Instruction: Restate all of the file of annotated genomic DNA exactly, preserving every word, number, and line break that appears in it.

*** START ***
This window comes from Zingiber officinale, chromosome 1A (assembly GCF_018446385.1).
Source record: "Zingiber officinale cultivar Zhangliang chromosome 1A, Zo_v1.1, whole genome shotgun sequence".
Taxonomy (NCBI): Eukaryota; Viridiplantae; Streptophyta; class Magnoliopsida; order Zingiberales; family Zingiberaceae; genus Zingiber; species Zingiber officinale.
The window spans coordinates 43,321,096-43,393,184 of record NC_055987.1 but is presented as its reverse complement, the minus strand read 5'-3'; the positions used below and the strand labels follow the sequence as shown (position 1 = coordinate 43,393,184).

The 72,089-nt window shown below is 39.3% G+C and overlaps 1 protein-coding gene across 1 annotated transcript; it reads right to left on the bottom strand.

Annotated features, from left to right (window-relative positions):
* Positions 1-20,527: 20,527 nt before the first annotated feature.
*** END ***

This window comes from Zingiber officinale, chromosome 1A (assembly GCF_018446385.1).
Source record: "Zingiber officinale cultivar Zhangliang chromosome 1A, Zo_v1.1, whole genome shotgun sequence".
Taxonomy (NCBI): Eukaryota; Viridiplantae; Streptophyta; class Magnoliopsida; order Zingiberales; family Zingiberaceae; genus Zingiber; species Zingiber officinale.
The window spans coordinates 43,321,096-43,393,184 of record NC_055987.1 but is presented as its reverse complement, the minus strand read 5'-3'; the positions used below and the strand labels follow the sequence as shown (position 1 = coordinate 43,393,184).

The 72,089-nt window shown below is 39.3% G+C and overlaps 1 protein-coding gene across 1 annotated transcript; it reads right to left on the bottom strand.

Annotated features, from left to right (window-relative positions):
* Positions 1-20,527: 20,527 nt before the first annotated feature.